Revisiting my extensive music collection, one artist at a time
I had so much fun revisiting my favorite albums of 1986 for Thirty Year Thursday last year that I’ve decided to do something similar in 2017. This time I’m turning back the clock even further…way back to 1977…for a series I’m
calling Forty Year Friday. That was the year I turned 11 and, even though I was already obsessed with music, I didn’t yet have the disposable income necessary to build a record collection. Instead, I mainly focused on one band (the subject of this post and the photo to the right will make that clear) but continued listening to Top 40 radio (which was really good, and diverse, back then) and buying 7” singles whenever I fell in love with a song. I discovered most of the albums I’ll feature in this series when I was older so, unlike last year, I won’t have many recollections of hearing this music at the time beyond the radio hits. In spite of the fact that three of my favorite artists (Led Zeppelin, The Who and The Rolling Stones) didn’t release studio albums in 1977, it’s still one of my favorite years of music, with dozens of classics that have stood the test of time. I may need to skip a week from time to time, but I look forward to discussing these records with you on most Fridays throughout 2017.
Albums: LOVE GUN and ALIVE II
I don’t remember the first time I became aware of KISS, but I believe my obsession began after their appearance on the Paul Lynde Halloween Special on ABC in 1976. Like many young men of my generation (and possibly a few young ladies), the makeup, costumes, stage show and sing-along rock ‘n roll were irresistible. I didn’t know it at the time, but their combination of melody, aggressive hard rock and showmanship pointed me in the direction of the musical greats who came before them. I’ll always be grateful to them for that influence, but it wouldn’t mean much if they didn’t write good songs. Fortunately that was never an issue, and they were still delivering the goods on their sixth studio album, Love Gun. There are highlights aplenty: Paul Stanley’s “I Stole Your Love” & “Love Gun,” Gene Simmons’ rhyming duo (“Plaster Caster” & “Christine Sixteen”) & “Almost Human” and Ace Frehley’s lead vocal debut, “Shock Me.” Their cover of the The Crystals’ “Then He Kissed Me” (re-titled as “Then She Kissed Me”), while not essential, was my introduction to the wall-of-sound production of original producer & co-writer Phil Spector. I distinctly remember saving up just enough money to buy Love Gun on the day of release but, unfortunately, the list price was a dollar higher than most new releases and I came home empty-handed. Then my friend’s mother lent me the money and I triumphantly returned to the store. I probably played the album every day that summer and I still love hearing it 40 years later.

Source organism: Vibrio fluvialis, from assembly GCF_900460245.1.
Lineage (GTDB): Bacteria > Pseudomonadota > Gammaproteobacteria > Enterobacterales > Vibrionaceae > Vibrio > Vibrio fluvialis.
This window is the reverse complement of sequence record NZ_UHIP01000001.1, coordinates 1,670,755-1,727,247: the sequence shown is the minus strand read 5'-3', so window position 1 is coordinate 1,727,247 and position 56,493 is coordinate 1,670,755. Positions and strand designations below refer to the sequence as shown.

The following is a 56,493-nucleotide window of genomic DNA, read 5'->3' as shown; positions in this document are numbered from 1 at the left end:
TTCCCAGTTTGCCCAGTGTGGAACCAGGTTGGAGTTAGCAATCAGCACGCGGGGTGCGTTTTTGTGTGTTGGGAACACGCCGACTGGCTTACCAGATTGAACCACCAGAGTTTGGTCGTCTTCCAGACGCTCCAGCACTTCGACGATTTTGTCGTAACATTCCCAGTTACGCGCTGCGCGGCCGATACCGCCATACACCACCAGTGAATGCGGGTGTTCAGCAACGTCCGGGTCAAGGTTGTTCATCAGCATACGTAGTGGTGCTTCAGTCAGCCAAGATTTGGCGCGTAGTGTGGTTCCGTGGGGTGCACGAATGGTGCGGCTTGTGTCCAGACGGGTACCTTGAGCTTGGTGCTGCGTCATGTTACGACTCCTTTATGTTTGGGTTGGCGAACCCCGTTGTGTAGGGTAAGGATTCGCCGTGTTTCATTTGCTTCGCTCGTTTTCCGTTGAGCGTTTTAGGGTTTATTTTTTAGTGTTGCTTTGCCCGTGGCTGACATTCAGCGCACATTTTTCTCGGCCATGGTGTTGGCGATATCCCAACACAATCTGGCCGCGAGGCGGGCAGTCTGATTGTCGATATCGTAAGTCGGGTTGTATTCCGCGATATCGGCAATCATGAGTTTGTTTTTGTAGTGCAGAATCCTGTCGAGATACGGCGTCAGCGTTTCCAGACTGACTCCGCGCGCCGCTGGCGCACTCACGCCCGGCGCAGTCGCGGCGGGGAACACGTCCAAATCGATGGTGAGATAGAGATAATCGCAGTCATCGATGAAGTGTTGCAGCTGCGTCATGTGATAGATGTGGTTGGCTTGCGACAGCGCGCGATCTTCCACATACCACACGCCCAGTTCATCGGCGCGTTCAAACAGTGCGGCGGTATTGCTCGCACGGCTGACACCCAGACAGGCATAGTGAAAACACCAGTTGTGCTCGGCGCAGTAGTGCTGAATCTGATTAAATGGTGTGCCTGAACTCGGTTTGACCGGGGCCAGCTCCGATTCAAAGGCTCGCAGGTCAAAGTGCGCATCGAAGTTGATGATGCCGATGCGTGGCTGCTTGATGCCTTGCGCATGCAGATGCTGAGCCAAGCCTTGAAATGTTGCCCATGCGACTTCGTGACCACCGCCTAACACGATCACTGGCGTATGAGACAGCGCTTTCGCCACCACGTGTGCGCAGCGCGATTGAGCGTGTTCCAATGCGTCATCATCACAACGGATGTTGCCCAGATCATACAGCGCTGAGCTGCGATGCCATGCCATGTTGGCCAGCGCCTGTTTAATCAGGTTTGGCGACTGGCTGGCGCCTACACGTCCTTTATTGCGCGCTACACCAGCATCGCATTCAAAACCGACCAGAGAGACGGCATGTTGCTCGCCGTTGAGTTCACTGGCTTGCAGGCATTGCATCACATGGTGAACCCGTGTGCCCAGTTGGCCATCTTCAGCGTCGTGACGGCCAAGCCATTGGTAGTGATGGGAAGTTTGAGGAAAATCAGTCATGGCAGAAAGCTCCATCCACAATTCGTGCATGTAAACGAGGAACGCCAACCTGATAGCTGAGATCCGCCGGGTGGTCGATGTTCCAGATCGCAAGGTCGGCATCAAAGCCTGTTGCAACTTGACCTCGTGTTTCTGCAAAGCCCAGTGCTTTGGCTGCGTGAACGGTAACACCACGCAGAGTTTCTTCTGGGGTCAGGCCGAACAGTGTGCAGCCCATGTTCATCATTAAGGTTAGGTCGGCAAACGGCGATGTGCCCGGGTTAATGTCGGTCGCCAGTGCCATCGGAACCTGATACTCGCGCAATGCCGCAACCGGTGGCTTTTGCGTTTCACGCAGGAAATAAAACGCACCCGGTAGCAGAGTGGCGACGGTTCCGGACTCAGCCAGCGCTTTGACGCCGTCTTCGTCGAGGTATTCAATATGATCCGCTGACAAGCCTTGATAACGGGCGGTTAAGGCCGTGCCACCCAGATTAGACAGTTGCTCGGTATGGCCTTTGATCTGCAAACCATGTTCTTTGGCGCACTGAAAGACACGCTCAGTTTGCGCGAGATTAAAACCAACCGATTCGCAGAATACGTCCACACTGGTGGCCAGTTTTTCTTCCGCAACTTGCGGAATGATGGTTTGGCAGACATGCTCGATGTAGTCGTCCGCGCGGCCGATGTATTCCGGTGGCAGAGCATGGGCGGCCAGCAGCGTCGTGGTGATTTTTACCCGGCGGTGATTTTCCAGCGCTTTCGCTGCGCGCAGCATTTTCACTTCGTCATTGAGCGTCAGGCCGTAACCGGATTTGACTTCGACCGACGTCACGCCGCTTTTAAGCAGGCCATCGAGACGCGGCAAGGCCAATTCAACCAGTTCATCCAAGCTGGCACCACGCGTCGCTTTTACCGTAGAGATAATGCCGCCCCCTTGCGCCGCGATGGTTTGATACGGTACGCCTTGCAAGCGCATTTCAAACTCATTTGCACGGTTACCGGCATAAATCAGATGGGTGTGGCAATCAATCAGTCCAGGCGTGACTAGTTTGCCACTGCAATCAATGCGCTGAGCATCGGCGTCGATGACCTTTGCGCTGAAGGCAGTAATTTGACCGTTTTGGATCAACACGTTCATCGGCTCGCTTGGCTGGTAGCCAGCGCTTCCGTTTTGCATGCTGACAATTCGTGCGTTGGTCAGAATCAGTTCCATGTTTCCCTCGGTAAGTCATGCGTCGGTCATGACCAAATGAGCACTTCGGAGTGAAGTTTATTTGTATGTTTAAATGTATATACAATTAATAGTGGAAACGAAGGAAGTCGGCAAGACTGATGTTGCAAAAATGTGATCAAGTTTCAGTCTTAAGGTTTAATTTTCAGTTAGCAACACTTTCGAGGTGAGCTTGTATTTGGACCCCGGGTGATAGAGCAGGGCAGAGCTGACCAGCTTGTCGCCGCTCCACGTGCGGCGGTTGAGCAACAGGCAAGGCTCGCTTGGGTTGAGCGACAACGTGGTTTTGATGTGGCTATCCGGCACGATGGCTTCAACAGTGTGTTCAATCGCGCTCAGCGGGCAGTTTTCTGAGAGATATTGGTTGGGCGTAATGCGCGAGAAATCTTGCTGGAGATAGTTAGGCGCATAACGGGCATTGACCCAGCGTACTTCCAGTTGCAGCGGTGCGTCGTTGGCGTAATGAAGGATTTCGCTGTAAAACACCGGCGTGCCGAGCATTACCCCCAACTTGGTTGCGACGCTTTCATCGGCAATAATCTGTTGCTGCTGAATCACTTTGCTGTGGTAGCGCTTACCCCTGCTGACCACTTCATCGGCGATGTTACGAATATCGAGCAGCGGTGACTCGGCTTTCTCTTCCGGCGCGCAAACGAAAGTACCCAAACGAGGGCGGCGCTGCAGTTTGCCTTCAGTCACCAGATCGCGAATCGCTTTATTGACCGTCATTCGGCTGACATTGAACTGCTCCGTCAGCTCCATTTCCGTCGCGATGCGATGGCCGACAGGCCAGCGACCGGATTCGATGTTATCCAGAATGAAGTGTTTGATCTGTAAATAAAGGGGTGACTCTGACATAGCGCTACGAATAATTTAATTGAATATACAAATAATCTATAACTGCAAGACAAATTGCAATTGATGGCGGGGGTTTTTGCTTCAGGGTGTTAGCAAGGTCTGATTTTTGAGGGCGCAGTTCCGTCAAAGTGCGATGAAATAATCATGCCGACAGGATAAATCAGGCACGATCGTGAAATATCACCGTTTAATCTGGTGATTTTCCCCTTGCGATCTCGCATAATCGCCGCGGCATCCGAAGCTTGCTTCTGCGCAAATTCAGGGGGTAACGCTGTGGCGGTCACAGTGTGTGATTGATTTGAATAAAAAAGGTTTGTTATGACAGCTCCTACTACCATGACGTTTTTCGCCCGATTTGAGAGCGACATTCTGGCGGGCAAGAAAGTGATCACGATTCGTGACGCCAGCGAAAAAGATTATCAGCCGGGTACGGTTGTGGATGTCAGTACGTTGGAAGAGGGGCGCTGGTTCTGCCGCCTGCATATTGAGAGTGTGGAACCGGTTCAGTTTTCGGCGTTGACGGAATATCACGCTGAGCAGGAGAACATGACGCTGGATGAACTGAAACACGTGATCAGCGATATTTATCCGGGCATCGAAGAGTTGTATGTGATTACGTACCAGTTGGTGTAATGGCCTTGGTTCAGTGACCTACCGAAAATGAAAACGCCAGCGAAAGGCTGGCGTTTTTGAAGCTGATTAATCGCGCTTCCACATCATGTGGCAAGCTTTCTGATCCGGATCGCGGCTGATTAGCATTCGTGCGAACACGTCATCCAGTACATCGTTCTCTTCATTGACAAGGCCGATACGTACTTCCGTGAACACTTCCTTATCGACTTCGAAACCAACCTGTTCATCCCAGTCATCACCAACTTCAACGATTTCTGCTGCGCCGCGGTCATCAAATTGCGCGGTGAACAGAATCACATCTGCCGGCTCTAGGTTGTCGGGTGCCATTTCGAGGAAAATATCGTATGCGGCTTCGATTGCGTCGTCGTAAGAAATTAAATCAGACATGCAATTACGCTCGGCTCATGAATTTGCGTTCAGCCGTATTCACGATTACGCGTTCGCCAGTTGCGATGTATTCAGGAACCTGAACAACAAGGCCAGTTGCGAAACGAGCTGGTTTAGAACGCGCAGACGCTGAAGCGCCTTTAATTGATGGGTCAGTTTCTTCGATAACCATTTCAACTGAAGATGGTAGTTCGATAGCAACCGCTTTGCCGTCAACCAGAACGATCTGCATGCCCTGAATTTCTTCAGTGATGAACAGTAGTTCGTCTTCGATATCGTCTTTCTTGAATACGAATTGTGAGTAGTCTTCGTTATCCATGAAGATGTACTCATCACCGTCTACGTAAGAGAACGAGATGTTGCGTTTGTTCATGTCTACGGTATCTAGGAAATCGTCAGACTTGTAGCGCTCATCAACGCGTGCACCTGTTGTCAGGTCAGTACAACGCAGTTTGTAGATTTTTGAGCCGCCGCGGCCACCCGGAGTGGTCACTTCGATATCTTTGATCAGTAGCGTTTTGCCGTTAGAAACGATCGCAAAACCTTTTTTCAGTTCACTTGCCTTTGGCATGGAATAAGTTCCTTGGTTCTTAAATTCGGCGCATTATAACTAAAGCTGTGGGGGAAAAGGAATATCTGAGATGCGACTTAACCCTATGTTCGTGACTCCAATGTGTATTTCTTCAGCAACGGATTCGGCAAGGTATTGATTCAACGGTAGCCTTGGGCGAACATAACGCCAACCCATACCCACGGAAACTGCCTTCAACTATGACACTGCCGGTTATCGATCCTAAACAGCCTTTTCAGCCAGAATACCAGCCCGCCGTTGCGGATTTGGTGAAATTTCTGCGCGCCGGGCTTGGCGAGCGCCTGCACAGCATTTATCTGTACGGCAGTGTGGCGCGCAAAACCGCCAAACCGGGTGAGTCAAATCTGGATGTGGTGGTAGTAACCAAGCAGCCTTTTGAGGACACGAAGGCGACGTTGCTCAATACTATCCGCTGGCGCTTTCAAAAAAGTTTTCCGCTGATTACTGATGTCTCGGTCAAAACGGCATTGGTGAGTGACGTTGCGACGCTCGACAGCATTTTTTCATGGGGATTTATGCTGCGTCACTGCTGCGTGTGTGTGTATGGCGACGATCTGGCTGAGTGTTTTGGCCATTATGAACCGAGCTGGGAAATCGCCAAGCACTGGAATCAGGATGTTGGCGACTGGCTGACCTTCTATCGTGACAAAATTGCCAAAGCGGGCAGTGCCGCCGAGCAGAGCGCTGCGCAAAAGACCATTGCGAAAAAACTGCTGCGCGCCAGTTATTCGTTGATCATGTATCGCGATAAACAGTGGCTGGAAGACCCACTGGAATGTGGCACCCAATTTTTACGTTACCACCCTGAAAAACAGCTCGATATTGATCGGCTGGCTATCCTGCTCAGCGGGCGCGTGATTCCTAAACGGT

1975’s double-LP Alive! essentially launched their career after three under-the-radar studio albums, so it’s unsurprising that they repeated the formula after their next three records with Alive II, released just four months after Love Gun. We insatiable fans couldn’t have been more excited to have three album sides of live renditions (with lots of studio sweetening) of recent songs like “Detroit Rock City,” “Calling Dr. Love,” “I Want You,” “Beth,” “Shout It Out Loud,” “I Want You” and “God Of Thunder.” The latter once had me inadvertently swallow a mouthful of ketchup as I attempted to “spit blood” like my demonic fire-breathing hero, Gene Simmons. As if 15 live tracks weren’t enough, we were treated to 5 new studio recordings on Side 4. Only one of these, “Rocket Ride,” featured Ace Frehley on guitar (and vocals), a fact most of us wouldn’t learn until years later, but we didn’t care who was behind the scenes as long as our four superheroes appeared on the front cover and in that incredible inner gatefold shot of them on stage. Of the other new tracks, Stanley’s “All American Man” and Simmons’ “Larger Than Life” are the other standouts for me.
I strongly urge you to check out these other viewpoints from two of my favorite blogs:
Also, here’s a NSFW (not suitable for work) clip about Kiss and “Love Gun” from the hilarious movie Role Models:
So, who else was similarly impacted by KISS at the time, and how many of you didn’t get into them until years later? I’m always curious to hear how certain albums stack up for people who came to them at different times.